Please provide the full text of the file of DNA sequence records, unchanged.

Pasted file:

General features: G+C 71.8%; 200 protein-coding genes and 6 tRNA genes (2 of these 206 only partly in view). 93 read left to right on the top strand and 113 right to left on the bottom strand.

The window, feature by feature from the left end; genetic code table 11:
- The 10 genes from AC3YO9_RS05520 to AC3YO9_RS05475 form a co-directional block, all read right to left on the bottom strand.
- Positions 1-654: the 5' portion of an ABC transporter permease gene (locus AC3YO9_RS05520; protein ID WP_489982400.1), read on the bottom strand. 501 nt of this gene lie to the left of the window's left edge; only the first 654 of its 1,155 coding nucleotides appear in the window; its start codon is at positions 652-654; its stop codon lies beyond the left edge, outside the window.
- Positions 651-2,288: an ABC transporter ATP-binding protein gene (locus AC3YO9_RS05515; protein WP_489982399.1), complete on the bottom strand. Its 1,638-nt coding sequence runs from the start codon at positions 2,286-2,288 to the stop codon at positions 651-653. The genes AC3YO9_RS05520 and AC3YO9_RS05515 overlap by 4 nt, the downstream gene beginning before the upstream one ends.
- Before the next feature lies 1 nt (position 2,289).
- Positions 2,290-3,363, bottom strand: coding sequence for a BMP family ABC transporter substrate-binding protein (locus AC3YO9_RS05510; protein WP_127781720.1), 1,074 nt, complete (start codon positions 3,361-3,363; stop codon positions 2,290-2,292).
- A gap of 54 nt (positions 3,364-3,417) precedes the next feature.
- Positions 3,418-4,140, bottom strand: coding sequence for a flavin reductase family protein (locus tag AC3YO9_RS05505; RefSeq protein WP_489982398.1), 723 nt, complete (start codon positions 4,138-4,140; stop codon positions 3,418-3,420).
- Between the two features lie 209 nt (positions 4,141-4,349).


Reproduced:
General features: G+C 71.8%; 200 protein-coding genes and 6 tRNA genes (2 of these 206 only partly in view). 93 read left to right on the top strand and 113 right to left on the bottom strand.

The window, feature by feature from the left end; genetic code table 11:
- The 10 genes from AC3YO9_RS05520 to AC3YO9_RS05475 form a co-directional block, all read right to left on the bottom strand.
- Positions 1-654: the 5' portion of an ABC transporter permease gene (locus AC3YO9_RS05520; protein ID WP_489982400.1), read on the bottom strand. 501 nt of this gene lie to the left of the window's left edge; only the first 654 of its 1,155 coding nucleotides appear in the window; its start codon is at positions 652-654; its stop codon lies beyond the left edge, outside the window.
- Positions 651-2,288: an ABC transporter ATP-binding protein gene (locus AC3YO9_RS05515; protein WP_489982399.1), complete on the bottom strand. Its 1,638-nt coding sequence runs from the start codon at positions 2,286-2,288 to the stop codon at positions 651-653. The genes AC3YO9_RS05520 and AC3YO9_RS05515 overlap by 4 nt, the downstream gene beginning before the upstream one ends.
- Before the next feature lies 1 nt (position 2,289).
- Positions 2,290-3,363, bottom strand: coding sequence for a BMP family ABC transporter substrate-binding protein (locus AC3YO9_RS05510; protein WP_127781720.1), 1,074 nt, complete (start codon positions 3,361-3,363; stop codon positions 2,290-2,292).
- A gap of 54 nt (positions 3,364-3,417) precedes the next feature.
- Positions 3,418-4,140, bottom strand: coding sequence for a flavin reductase family protein (locus tag AC3YO9_RS05505; RefSeq protein WP_489982398.1), 723 nt, complete (start codon positions 4,138-4,140; stop codon positions 3,418-3,420).
- Between the two features lie 209 nt (positions 4,141-4,349).